Increased food prices are having severe impacts on the nutritional status of populations. Globally, the World Bank estimates that doubling or more of food prices over the past 2 years is pushing 100 million people into poverty .
Families respond to increased prices by eating a smaller variety of foods, often of lower nutritional quality, reducing portion sizes, eating wild foods and seed stock (in rural areas), seeking credit or borrowing, begging and in time, starving. These responses compromise already extremely vulnerable populations – especially those where stunting and micronutrient deficiencies are common. Permanent declines in physical and mental growth leading to economic and broad societal impacts will usually follow.
Further, rising food prices have already led to civil strife in countries on all continents, and to growing distrust of food companies in some countries due to their perceived inaction. We have seen the television coverage over the last few months from Haiti, Bangladesh, Egypt and Mozambique . And more recently we have seen some governments revert to 1970s style self-sufficiency policies by banning exports of food. For examples countries such as Vietnam, Argentina, Indonesia, Brazil, India and Egypt have adopted various export restrictions on crops such as rice and wheat . Such limits have played an important role, with additional factors, in causing the prices of soy beans, wheat and corn to increase over the past year.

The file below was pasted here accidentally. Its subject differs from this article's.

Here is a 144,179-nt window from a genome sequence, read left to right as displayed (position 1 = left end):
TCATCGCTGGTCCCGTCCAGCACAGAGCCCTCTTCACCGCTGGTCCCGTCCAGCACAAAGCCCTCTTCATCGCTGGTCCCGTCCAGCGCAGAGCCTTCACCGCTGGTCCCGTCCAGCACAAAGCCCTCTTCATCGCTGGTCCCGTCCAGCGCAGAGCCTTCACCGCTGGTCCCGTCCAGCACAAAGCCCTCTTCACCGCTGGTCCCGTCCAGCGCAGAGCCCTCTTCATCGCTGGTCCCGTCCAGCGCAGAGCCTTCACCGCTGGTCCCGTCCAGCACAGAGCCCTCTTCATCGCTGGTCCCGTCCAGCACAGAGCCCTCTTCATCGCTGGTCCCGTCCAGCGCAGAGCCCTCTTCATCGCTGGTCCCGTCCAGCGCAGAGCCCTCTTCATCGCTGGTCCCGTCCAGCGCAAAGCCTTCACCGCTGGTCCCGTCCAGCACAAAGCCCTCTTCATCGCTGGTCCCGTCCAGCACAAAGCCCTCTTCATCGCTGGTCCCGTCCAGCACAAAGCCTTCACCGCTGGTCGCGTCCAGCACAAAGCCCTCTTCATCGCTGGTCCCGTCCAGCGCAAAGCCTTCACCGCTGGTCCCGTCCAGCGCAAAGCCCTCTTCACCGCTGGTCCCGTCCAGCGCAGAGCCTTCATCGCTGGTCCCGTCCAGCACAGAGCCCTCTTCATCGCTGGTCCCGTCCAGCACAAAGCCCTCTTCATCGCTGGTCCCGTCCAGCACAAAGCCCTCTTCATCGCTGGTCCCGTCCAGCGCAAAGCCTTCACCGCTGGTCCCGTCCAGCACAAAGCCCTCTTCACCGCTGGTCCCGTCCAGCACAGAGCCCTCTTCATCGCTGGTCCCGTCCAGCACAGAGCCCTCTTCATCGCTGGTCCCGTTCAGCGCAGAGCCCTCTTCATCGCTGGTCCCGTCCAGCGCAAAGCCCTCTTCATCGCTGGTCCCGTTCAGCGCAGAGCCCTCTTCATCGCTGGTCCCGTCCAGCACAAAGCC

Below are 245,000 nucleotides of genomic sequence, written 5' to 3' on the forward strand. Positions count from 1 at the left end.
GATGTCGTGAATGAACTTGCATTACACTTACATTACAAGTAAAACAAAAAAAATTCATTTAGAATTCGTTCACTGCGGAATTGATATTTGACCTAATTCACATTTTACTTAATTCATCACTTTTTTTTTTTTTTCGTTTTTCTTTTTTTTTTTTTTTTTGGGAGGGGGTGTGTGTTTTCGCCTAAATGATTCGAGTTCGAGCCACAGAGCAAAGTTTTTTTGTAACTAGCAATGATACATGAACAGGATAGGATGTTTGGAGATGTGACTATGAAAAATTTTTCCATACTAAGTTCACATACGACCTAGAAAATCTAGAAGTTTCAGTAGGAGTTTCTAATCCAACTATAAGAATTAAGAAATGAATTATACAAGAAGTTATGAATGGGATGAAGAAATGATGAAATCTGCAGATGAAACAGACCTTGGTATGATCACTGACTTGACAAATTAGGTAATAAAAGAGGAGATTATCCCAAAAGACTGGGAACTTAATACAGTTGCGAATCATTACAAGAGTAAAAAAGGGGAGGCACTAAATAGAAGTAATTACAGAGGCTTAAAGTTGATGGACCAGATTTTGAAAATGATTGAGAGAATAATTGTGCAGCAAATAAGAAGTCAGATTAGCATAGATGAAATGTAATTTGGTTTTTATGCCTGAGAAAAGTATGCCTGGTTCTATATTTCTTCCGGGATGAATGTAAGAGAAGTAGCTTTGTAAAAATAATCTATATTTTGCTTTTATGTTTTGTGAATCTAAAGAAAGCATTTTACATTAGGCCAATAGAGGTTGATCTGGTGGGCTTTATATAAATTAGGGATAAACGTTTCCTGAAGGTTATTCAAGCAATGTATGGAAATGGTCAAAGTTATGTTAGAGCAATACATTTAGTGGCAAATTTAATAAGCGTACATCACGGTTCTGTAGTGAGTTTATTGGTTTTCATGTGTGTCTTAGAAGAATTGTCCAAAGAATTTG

The causes for increased food prices have been well described by the World Bank, many academics and NGOs. Lester Brown, writing a decade ago for the Worldwatch Institute predicted almost exactly what is unfolding today . Causes of the food price increases include rising oil prices, surging demand for grain (to largely produce meat) especially in China, and greater use of biofuel.